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Obama girds for State of the Union address. His Republican opponents do too.

President Obama will face a tough crowd of Republicans during his State of the Union address Tuesday night. They probably won't like what they hear about taxes and spending.

By Staff writer / February 10, 2013

President Barack Obama shakes hands after giving his State of the Union address last year. Obama will center his upcoming address on boosting job creation and economic growth.

Susan Walsh/AP


It’s unlikely that anybody will shout “You lie!” at President Obama as he delivers his State of the Union speech this week (unless it’s at home in front of the TV). Rep. Joe Wilson (R) of South Carolina had to apologize and he was formally reprimanded by the House of Representatives when he did that during a joint session of Congress the President was addressing in 2009.

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Monitor correspondent Liz Marlantes previews President Obama's 2013 State of the Union address.

But Mr. Obama will face a tough crowd Tuesday night – at least among Republicans, who still control the House and have filibuster power in the Senate – as he lays out his plans for job creation and economic growth at a time when unemployment remains high.

Based on his comments to fellow Democrats this past week and insider comment, a variety of news sources have begun outlining what Obama will address – noting that it’ll be his second major speech since being reelected, the first being an inaugural address in which he challenged lawmakers (and the country) along clearly liberal lines.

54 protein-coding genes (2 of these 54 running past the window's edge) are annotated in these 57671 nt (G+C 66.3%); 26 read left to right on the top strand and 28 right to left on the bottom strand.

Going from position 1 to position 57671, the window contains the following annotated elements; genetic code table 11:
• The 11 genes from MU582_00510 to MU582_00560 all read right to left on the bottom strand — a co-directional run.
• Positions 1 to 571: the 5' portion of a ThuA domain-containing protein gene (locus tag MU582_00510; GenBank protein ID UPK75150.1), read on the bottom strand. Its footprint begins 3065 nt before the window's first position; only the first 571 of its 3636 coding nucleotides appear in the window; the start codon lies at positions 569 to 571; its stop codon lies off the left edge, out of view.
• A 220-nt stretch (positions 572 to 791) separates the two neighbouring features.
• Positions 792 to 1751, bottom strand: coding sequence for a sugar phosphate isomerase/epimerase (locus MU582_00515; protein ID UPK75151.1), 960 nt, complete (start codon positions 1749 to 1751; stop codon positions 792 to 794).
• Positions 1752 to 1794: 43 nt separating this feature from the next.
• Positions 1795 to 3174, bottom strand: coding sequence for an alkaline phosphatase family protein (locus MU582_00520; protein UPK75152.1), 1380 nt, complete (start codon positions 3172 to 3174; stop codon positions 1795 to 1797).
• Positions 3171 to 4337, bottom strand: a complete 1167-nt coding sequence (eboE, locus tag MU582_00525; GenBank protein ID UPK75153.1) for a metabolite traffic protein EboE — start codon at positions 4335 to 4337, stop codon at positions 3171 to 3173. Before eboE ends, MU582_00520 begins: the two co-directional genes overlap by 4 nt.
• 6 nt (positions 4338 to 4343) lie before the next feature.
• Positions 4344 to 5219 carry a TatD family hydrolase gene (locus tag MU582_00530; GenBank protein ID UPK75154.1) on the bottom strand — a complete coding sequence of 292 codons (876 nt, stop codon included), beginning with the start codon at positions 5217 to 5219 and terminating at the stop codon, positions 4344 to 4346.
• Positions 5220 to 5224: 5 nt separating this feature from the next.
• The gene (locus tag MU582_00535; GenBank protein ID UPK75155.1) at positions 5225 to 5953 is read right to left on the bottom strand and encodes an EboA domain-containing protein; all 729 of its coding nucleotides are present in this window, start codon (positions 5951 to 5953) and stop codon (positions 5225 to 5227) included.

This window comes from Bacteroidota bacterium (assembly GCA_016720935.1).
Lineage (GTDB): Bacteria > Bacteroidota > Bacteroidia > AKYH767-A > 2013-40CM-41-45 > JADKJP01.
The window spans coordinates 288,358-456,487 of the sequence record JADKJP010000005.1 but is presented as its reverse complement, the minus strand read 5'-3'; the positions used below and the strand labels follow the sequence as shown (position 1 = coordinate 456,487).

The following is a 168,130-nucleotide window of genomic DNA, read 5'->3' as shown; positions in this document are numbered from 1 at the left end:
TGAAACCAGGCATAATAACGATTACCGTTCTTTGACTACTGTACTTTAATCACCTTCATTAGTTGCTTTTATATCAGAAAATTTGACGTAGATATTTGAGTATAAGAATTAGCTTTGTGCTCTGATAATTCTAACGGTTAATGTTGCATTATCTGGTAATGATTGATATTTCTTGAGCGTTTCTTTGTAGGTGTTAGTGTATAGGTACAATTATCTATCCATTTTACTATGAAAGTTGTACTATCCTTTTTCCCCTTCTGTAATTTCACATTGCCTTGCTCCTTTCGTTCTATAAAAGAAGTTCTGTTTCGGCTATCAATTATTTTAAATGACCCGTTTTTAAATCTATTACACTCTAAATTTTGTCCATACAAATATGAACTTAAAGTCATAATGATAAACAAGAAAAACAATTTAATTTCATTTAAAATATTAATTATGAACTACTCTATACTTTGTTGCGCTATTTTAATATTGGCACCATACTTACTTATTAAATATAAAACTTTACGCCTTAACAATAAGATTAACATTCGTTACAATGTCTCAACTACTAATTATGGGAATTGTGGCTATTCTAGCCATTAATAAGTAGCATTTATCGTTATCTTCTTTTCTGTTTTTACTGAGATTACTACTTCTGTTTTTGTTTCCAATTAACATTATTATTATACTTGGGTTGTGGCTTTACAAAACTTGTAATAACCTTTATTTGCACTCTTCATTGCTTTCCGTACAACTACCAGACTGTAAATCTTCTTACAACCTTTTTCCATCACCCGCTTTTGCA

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“The president will offer proposals for spending on infrastructure, clean energy and education, according to a senior official briefed on the speech,” Bloomberg News reported. “He will also stress the agenda laid out in his inauguration address, pushing Congress for action on immigration, gun control, and climate change.”

It does seem as if a bipartisan breakthrough of sorts has occurred on immigration – no doubt prompted by the GOP’s miserable standing among Latino voters revealed in last November’s elections.

A path to citizenship for undocumented immigrants who came to the US as children could be a first step, House Majority Leader Eric Cantor (R) of Virginia said on NBC’s “Meet the Press” Sunday.

“These are children, who due to no fault of their own, were brought here,” Rep. Cantor said. “We’ve got a place all of us can come together, and that is the kids.”

The imagery of children may play a role in gun control as well.

Recent shootings – especially at the Sandy Hook school in Newtown, Connecticut – may (stress “may”) have cracked the NRA-led pro-gun wall against any new laws regarding the legal control of firearms. There seems the greater possibility these days of wider gun sale registration and limitations on magazine size – both of which are seen as reasonable and desirable by most Americans, according to the polls.

But administration and Democrats could have a harder sell on reducing the deficit and government debt – especially to the extent that Obama continues to emphasize the need for new revenues, including taxes.


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